A Queensland man has achieved the impossible, surviving a crocodile attack that "less than zero percent" of humans usually would.
The 60-year-old man was fishing on his property in a remote section of the McIvor River last Wednesday when he was attacked by a 4 -4.5 metre crocodile.
The man escaped the potentially deadly attack by stabbing the crocodile on its head repeatedly with a pocket knife until it released him and he could get away, where he drove himself to hospital.
'Unusual' the man is still alive
Department of Environment and Science expert Matt Brien says it's a "miracle" that the man survived.
"The odds of doing that are about zero. So it's unusual that he's still here, but we're grateful that he is," he told reporters on Wednesday.
According to Dr Brein, a study of previous attacks found that humans had zero chance of survival when attacked by crocodiles more than 4 metres long by themselves. He noted that usually when people survive it's because they have another person to help them.
"Then they hold on to them, and you're able to pull them out when the crocodile tries to get a better grip," Dr Brein explained.
"So the fact that he's alive is significant, it's quite amazing, it's almost unheard of. So he's done extremely well to get out with his life."
A statement released by Queensland Environment said the man had approached a bull standing on the banks of the river where he wanted to fish from and attempted to shoo it when the crocodile lunged at him and attempted to drag him into the water.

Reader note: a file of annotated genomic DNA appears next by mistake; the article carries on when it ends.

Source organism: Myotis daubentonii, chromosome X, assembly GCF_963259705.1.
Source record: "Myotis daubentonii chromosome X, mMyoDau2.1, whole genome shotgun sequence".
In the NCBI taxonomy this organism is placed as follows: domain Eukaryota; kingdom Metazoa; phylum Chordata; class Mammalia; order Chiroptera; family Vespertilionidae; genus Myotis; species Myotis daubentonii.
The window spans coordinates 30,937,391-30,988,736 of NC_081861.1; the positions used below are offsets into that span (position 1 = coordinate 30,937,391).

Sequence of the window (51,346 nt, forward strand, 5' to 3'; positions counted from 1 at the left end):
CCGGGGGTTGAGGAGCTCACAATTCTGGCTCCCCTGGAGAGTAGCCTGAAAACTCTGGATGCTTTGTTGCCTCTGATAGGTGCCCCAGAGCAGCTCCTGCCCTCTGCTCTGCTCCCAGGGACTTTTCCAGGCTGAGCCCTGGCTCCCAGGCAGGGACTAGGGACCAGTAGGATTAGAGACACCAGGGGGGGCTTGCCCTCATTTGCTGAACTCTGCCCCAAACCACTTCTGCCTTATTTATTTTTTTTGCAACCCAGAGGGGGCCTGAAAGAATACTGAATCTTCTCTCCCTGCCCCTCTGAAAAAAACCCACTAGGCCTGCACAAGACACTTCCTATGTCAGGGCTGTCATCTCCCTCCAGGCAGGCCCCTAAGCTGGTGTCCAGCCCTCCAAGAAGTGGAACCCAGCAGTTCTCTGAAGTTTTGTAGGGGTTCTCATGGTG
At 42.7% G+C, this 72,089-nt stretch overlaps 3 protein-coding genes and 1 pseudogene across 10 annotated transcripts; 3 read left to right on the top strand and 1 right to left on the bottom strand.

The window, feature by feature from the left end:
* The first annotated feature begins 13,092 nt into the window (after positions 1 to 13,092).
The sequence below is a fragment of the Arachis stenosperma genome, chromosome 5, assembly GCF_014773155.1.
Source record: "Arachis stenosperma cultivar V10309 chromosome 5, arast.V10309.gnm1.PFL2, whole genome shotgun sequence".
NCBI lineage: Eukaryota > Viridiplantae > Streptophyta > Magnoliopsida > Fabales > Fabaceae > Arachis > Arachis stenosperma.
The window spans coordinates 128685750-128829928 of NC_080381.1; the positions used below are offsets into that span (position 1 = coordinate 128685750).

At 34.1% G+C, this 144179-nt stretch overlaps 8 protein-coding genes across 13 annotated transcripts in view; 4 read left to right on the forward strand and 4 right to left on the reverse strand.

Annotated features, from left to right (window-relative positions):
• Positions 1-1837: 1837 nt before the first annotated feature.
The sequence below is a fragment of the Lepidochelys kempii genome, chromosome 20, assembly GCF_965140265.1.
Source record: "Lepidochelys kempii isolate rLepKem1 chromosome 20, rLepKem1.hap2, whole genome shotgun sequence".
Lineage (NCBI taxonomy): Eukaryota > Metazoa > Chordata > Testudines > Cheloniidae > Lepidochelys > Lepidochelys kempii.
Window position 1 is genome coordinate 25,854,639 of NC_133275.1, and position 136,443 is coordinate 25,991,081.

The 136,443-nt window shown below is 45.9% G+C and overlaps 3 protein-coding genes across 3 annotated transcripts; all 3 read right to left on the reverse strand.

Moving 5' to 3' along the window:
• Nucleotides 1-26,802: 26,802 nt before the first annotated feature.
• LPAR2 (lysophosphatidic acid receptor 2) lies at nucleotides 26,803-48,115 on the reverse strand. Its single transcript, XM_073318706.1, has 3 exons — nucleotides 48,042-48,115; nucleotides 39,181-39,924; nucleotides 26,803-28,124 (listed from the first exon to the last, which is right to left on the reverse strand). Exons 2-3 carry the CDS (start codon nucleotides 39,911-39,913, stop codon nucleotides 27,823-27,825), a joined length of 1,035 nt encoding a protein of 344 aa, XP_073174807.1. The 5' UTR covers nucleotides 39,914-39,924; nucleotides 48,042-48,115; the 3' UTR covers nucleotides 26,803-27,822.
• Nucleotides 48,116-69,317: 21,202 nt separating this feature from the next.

He held onto a branch for as long as he could but eventually had to let go as the animal was too strong. As he entered the water, he managed to get the knife on his belt and stab the crocodile. Once he got away he drove to Cooktown Hospital for treatment and was later flown to the Cairns Hospital, where he is recovering.
Croc will not be removed from area
The department said due to the remote location and lack of public access, they wouldn't attempt to catch or relocate the crocodile involved.
"The crocodile was likely attracted to that location by the presence of the bull," the statement read.
"Due to the circumstances, including the remote location of the property and that there is no public access in the vicinity, the crocodile will not be targeted for removal from the wild."
"We have no reason to remove that animal at this stage," Dr Brein said.
"However, if that changes and we're receiving information to suggest there are animals causing issues in that area we will reassess the situation."
He said north Queenslanders should always assume there were crocodiles in the water in coastal areas.
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